The History Of Peppermint Candy


02 Nov 2017

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Peppermint Candy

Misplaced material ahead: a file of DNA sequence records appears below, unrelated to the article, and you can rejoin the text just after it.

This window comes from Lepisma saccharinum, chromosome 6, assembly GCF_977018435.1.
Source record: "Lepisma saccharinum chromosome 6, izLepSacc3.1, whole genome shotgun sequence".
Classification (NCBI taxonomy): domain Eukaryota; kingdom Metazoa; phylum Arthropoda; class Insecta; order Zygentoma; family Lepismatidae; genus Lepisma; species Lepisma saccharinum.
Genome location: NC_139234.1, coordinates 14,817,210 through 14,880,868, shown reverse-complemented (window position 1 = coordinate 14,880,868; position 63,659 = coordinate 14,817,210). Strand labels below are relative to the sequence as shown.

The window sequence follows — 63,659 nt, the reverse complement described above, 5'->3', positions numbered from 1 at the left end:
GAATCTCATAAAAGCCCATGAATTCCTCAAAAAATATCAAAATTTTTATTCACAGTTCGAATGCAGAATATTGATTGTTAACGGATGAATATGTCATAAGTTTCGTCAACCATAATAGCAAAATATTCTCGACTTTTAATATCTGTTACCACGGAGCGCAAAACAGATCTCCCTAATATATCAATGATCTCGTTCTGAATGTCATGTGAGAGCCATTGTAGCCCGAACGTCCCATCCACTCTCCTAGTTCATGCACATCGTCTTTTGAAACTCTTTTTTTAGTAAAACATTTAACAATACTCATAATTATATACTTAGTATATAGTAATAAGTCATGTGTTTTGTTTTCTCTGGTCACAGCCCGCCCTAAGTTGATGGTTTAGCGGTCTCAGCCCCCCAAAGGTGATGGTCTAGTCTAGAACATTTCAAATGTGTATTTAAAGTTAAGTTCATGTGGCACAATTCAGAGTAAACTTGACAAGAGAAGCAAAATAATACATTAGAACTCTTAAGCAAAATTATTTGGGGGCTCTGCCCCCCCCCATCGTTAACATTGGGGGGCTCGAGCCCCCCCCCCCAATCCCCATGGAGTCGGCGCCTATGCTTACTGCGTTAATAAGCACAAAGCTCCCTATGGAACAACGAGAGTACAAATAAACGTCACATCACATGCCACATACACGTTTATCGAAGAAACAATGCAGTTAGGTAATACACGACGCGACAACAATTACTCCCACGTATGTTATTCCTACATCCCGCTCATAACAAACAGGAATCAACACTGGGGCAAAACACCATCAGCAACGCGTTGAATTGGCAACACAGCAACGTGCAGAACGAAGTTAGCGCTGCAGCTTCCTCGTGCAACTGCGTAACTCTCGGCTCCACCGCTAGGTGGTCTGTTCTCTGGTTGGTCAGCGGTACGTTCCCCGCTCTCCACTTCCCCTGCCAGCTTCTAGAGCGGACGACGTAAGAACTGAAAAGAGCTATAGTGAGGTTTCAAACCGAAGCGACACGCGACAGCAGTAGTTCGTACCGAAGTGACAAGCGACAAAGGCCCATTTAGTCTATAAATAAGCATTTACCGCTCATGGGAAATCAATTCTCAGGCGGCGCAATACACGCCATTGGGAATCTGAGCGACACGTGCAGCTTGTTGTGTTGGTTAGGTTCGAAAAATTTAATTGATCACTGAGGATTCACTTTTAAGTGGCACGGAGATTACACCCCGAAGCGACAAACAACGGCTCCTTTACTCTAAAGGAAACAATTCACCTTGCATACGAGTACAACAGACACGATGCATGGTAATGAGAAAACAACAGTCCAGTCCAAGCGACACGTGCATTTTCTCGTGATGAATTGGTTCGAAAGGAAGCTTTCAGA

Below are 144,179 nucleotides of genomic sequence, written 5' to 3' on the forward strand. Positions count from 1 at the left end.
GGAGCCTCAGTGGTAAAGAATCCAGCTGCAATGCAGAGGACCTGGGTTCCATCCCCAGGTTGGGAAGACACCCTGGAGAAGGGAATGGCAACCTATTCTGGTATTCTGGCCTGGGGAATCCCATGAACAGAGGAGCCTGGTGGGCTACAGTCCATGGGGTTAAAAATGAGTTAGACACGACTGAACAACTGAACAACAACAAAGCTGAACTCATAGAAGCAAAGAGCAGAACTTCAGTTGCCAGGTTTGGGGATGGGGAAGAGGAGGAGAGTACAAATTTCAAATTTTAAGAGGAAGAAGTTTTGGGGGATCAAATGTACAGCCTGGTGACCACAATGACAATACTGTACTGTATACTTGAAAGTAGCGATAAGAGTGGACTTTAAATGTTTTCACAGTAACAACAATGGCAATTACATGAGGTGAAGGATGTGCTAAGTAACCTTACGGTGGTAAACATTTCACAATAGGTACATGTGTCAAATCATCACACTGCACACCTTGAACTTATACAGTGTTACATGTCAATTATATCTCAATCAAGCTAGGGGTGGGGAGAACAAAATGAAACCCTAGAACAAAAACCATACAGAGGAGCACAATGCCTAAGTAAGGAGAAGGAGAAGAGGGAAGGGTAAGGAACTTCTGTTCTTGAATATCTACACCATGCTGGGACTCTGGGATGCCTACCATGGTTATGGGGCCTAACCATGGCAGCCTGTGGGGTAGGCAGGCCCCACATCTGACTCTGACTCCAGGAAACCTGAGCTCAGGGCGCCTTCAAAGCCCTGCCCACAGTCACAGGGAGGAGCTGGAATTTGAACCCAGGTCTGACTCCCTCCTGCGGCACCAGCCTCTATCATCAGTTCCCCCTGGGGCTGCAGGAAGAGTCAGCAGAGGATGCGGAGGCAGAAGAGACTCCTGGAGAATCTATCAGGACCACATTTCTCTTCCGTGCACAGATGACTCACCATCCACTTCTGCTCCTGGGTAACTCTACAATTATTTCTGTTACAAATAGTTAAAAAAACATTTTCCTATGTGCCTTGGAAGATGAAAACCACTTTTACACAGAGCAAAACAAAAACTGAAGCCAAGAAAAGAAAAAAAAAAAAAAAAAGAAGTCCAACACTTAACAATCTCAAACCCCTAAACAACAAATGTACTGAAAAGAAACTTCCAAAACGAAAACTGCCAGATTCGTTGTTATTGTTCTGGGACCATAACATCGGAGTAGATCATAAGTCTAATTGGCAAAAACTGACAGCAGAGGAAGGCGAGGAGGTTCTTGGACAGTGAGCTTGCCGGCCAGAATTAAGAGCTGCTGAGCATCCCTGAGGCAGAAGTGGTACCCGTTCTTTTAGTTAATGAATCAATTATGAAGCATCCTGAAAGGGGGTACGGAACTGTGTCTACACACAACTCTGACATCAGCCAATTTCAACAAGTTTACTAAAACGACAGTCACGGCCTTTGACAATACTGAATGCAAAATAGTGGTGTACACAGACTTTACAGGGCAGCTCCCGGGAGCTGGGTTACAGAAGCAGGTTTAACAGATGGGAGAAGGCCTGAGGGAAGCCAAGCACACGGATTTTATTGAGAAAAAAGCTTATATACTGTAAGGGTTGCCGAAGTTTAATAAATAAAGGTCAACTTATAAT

The director Lee Chang Dong used a male character to express a symbol of deprivation of Korea’s society through using the political, economical and social crisis in the 80’s and 90’s. This film could be considered as just melodrama that only explores the how Young Ho’s life is shaped by the social system. Compare to other movies, it portrayed Young Ho’s life from current to past, where he jumps to the railway and screams "I am going back", then commits suicide. This event takes the audiences through a process Young Ho’s life that was full of harsh experiences that made him into totally different young man from full of hopes and illusion about his dream. Also, the audiences realized how he loses his fame and money after its bankruptcy. In the movie, all these events are shown through the psychological exploration of Young Ho’s life. The movie clearly shows that an oppressive and manipulating society diminished his individuality, and made him into a person without hope and love. The main purpose of this film was to emphasize how Young Ho became such a brutal man from innocent and moral young man. In this sense, Yong-ho is viewed primarily as a narrative device in which Lee Chang-dong explores the negative influences that such changes has had on the South Korean society at large—from the economic crisis in the 1990’s to the military dictatorship within the government during the 1980’s, the film elaborates on the tumultuous events that had shaped the South Korean societal landscape as well as the life of Yong-ho. One of the main elements that were shown in the movie was a masculinity of Young Ho and how it portrayed a militarized society which shaped Young Ho’s personality and mind. Because the Korean military represents the strong male masculinity, the movie clearly shows how the military took control over the Korean society during 1980’s and 1990’s, which created a militarized society that emphasized masculine nature. When Young Ho decides to go to the riverbank picnic to kill himself, when he buys the gun and starts planning who he should kill to relief his anger. When Young Ho has someone to spy on his wife (Honja) and later abuses her after he realizes she has an affair, the audiences could tell that Yong Ho is a calculating person and violent about his actions. Also, there are violence scenes where Young Ho brutally abuses the student to get the information he needed and the Kwangju massacre scene, where the soldier beats the men by kicking them and assaulting them. The director portrayed the image of militarized masculinity as the violence, strict discipline, and rational calculation, which were shown throughout the movie and how Young Ho used all these elements to emphasize his male oriented society. Throughout the movie, Young Ho, the protagonist of this film keeps away from activities that were considered feminine. For example, he did not give any help or respect to his pregnant wife and left her alone to suffer. Also Youngho and his fellow policeman discuss about the role as a father, which tells that they are only to talk with their teachers after they did bad things in the school. All of these show how this character fits into the concept of militarized society and how the film reflect upon a society that shapes their behavior and mind after 2 years of intense military service and training. Even though, the movie criticized of Korean ruined society, Peppermint also could be considered as a criticism to the military system itself. During the 1980’s and 1990’s, the military changed men into failing products through traumatic experiences. Yong Ho was changed in brutal and disparaging man after his involvement in the Kwanju massacre which he accidentally shot a girl. It was the most important turning point in the process of Young Ho’s brutal life. Therefore, the masculinity issued is shown as a huge part of the plot, where its modern rule within a changing post military society is questioned. Peppermint Candy shows the marginalization of the women role within the narration. Since, the movie mainly concentrated on a story about a man’s life through a male perspective, I had hard time observing any feminine ideology that was shown in the movie. Women are oppressed by individuals representing a male-oriented society during 1980’s and 1990’s, like Honja is oppressed by Yong ho in the movie. In the movie, female roles are shown through Sunim and Honja, who has different kind of element. Sunim represents inspiration and love, but Honja represents as an object to be cheated on and ignored. Because women roles are used as tools to support a male-oriented plot, the director meticulously used it to express a criticism on the use of women in military as negative ways. However, I was not sure if the director intended to use this method to criticize the female role in society or if the film originally planned to express power of masculine society or even if the director was influenced by a militarized mindset. Either way, the overall plot of film failed to target female audiences when they have hard time identifying themselves within a story about a masculine male society. It reflects the importance of the masculine ideology within Peppermint Candy and explores not only of the political degradation of Korea but it also degrades masculine moral ideology in the society. The director Lee Chang Dong used various symbolisms to enhance artistic concept and the degradation of masculinity in the movie. The tragic fatale of Young Ho’s life is more emphasized through the ongoing train and it also represents a symbol of man power in the contemporary history. This train is always appear after tragic events in his life which tells audiences that society and masculinity are the ultimate causes of Yong Ho’s disgrace and behavior. In the movie, his camera represents a symbol of his young age ideals and hopes. After Yong Ho sells his camera, and cheats on his wife after beating her badly, the audience sees the train passing. The train represents the reversing of the narrative that provides the film with a glimpse of the South Korea’s past—poetically articulated through the notion of a train traveling backwards. It’s certainly not a film that is easily digestible in any sense of the word—we essentially witness the unraveling of a fragile man against the backdrop of some of South Korea’s most disastrous events. Its harshest scenes are punctuated with a view from the back of a train — shown backwards to look like it's moving forwards through the beautiful, mountainous countryside — accompanied by soft, melancholy string quartet music that traces a line back to the guilt-free past while never letting us forget the wretched man's death on the tracks in the future. In addition, the peppermint candy represents the masculinity and innocence in the movie. It was Young Ho’s first love gift from Sunim and it also made Young Ho remember her and was able to prevail his masculinity. Unfortunately, His innocence and ideals goes away when the candy was crashed on the floor by a sergeant. As soon as he left the candies behind, it was turning point for him and he lost innocence by militarized world. He was once a bright-eyed youth himself, and it is the loss of that innocence that so troubles him in the opening scene when he is reunited with his carefree old friends. The symbolism of small everyday items like peppermint candy is profound, and the difficulty of creating a fresh, new present out of a rotten past is something we come to feel on a personal level. Therefore, these and other symbolisms reflect and define masculinity in Peppermint Candy. All of these elements show how the film represents masculine society and how it influenced overall plot. It is important to notice that the focus of movie is not masculinity alone. I believe the movies' moral occult is the search of happiness, and though the masculinity question is an essential part of the melodramatic mode it is inaccurate to consider it as an only universe. Peppermint Candy is a story about a man within a political society which shaped him in negative ways. However, Masculinity clearly sets a background in overall society and affects a main character’s mind. This important landmark in the South Korean democratic movement, in which a clash between government troops and student pro-democracy demonstrators resulted in 200 dead (mostly civilians), was a specter that would haunt Korean politics for the next two decades, and ultimately result in the arrest and imprisonment of two former South Korean presidents. Furthermore, the Kwangju Massacre also triggered the rise of anti-American sentiment, as it was widely believed that the Reagan administration had strongly endorsed the use of force in quelling the riot. And it is integral when the movie cries for a redefinition of society because it is a male-oriented society after all. Thus, Peppermint Candy is shown at the end as a movie that explores masculinity and its role in Korean society, and pleas redefinition of Korean masculinity: from a militarized defined to an individual and pure one. This is powerful filmmaking by director Lee Chang-dong and coupled with extremely convincing acting ultimately promotes Peppermint Candy as an exploration of one man’s—and country’s—most harrowing moments in history and the emotional residue that stems from experiencing such tragic affairs.